Parallels exist, too, between what drove the increase in seat belt use to what might encourage people to turn off lights and computers. In the 1980s, seat belts were not widely used, just as turning off lights and computers when not in use are behaviors that few Americans commit to now. But a public information campaign for seat belt laws ultimately convinced motorists to use seat belts; so too turning off lights and computers could benefit from similar campaigns. “Not wearing seat belts can [also] carry the threat of fines,” notes Wei, a tactic that could be considered to encourage energy efficiency.
Unlike private organizations that target short-term consumer electricity savings, such as OPOWER, Greenblatt and Wei are using their behavior analogs to determine the full potential rates of adoption for energy saving measures. “We are assuming that if a campaign is designed as well as possible based on past experience, we would achieve a certain percent of participation,” Greenblatt says.
Such “realistic adoption rates” grounded in past data can help quantify household actions. “We expect the behavior change savings to be higher than the two percent OPOWER observes, and probably higher than some other previous studies,” Greenblatt says, adding that it’s too early to tell how significant the household savings could be.
Such savings are key as U.S. households are responsible for 626 million metric tons of carbon dioxide emissions per year, nearly 40 percent of U.S. greenhouse gas emissions and 8 percent of global emissions. That amount is larger than the emissions of any other country except China and larger than the emissions of any U.S. industry.
Still, ecologist and sociologist Thomas Dietz of Michigan State University remains optimistic. “I often hear energy experts who have never studied behavior say that behavior doesn’t change,” says Dietz, who is not involved in the LBNL project. “But if we learn anything from the last 50 years, it’s that behavior changes in huge ways.” Dietz led a study of household energy consumption, published online August 31, 2010, in the Proceedings of the National Academy of Sciences USA, that looked at the effects of programs trying to influence energy use, many of which were very effective. “We also looked to programs that have tried to change other kinds of behavior for analogies. I’m glad to hear that others are following this line of work,” he says. “It’s one of the best tools we have for getting a realistic estimate of what behavioral change can accomplish.”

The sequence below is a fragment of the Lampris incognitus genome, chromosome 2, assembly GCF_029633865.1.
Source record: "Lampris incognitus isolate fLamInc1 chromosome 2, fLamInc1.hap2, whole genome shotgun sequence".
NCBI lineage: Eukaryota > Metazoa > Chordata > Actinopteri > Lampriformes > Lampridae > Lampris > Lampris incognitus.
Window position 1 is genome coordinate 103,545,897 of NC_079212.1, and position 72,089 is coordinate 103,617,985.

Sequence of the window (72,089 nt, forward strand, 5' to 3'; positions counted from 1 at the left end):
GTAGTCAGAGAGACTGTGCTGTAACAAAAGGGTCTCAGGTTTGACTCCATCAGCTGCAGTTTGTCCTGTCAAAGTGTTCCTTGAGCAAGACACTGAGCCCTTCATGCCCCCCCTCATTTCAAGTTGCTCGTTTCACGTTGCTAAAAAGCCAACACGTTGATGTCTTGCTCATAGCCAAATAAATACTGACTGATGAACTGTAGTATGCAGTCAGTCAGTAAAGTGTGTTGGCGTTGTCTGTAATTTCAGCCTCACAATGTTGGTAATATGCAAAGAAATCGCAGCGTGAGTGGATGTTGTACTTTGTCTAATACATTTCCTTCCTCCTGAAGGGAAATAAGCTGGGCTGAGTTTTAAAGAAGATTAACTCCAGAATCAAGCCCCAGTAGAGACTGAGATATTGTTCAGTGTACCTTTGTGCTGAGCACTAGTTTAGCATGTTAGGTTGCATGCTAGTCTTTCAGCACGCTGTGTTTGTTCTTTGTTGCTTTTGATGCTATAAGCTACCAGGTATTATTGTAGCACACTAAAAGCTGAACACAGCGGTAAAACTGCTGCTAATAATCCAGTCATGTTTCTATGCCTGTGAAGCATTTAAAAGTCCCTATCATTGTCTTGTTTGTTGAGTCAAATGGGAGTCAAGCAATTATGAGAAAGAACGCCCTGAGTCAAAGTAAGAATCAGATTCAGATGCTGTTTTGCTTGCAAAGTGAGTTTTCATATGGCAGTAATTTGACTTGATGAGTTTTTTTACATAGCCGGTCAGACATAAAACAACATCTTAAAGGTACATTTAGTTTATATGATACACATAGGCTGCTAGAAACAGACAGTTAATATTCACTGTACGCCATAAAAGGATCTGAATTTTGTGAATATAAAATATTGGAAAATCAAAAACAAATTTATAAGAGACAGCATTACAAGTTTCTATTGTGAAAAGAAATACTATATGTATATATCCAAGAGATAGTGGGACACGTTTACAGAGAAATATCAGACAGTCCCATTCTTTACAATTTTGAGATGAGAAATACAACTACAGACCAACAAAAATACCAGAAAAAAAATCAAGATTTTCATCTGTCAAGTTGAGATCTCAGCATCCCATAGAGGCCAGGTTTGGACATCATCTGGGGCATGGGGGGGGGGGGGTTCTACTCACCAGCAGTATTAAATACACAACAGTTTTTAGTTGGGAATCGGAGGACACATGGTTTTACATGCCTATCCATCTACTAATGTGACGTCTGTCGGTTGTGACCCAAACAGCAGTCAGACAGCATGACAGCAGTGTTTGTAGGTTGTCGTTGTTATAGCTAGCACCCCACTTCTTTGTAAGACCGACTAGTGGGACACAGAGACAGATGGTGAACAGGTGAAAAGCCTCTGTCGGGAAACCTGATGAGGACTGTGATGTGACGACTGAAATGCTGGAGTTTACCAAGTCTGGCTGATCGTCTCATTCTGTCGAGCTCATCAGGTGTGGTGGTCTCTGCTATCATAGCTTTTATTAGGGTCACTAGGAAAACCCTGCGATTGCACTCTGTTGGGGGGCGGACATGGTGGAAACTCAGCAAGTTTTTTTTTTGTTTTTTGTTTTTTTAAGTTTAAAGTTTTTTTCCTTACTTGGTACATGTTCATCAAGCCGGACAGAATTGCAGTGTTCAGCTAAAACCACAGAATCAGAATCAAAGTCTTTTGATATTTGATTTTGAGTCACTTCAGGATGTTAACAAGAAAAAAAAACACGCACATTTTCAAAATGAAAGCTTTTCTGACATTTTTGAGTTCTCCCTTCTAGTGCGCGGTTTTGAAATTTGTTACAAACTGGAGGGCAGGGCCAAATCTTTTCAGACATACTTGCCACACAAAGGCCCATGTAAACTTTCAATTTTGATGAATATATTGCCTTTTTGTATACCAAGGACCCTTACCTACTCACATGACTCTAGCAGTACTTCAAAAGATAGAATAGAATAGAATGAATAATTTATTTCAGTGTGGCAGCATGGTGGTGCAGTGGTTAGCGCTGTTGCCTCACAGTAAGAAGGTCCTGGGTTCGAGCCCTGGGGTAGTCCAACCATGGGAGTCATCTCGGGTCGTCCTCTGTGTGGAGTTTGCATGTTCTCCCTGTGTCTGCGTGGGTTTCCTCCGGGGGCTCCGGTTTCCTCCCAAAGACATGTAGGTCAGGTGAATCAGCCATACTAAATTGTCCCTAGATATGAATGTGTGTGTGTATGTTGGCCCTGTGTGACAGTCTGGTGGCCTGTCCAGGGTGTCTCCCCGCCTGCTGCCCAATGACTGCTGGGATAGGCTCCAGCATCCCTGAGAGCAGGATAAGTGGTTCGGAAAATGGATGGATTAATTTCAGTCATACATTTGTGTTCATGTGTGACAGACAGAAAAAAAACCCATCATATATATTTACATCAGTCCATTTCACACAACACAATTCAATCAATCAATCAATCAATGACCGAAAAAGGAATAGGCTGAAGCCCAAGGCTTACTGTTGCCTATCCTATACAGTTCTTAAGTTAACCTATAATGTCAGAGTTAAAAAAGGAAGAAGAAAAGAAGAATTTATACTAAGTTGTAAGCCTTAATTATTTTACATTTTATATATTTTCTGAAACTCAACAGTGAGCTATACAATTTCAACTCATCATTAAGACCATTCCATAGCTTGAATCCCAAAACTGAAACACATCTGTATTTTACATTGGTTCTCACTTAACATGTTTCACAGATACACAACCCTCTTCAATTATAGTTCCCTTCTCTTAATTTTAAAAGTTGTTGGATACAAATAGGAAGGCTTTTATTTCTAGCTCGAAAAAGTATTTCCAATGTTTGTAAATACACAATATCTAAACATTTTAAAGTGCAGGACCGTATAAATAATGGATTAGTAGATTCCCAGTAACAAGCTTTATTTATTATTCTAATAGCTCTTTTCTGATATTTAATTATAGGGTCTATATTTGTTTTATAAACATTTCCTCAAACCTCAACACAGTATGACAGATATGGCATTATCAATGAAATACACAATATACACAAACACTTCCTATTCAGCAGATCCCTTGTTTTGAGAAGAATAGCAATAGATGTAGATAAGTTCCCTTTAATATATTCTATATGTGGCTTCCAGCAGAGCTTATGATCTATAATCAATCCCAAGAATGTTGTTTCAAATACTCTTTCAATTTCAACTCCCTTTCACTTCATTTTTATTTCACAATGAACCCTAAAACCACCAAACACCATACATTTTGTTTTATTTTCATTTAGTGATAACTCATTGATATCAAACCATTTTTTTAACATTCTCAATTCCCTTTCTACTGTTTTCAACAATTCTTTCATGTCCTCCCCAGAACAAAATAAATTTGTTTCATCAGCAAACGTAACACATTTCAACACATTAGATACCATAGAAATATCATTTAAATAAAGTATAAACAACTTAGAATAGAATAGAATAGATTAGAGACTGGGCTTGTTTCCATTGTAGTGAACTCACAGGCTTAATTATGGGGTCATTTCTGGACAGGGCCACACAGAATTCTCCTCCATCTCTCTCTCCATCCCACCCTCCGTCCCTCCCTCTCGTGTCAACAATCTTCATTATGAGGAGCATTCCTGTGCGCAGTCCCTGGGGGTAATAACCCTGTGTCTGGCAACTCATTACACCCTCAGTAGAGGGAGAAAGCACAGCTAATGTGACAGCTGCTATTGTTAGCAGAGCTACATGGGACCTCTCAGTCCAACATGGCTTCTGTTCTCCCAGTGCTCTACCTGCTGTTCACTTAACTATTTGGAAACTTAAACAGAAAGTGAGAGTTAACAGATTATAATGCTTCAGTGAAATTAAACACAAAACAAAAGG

Dietz explains that even very conservative estimates suggest a change in energy use behavior by households could lead to over a 7 percent reduction in total U.S. greenhouse gas emissions, or more than 1.5 percent of global emissions. To put this into perspective, that reduction is 44 percent of the goal that President Obama set for the nation, roughly equal to the total emissions of France.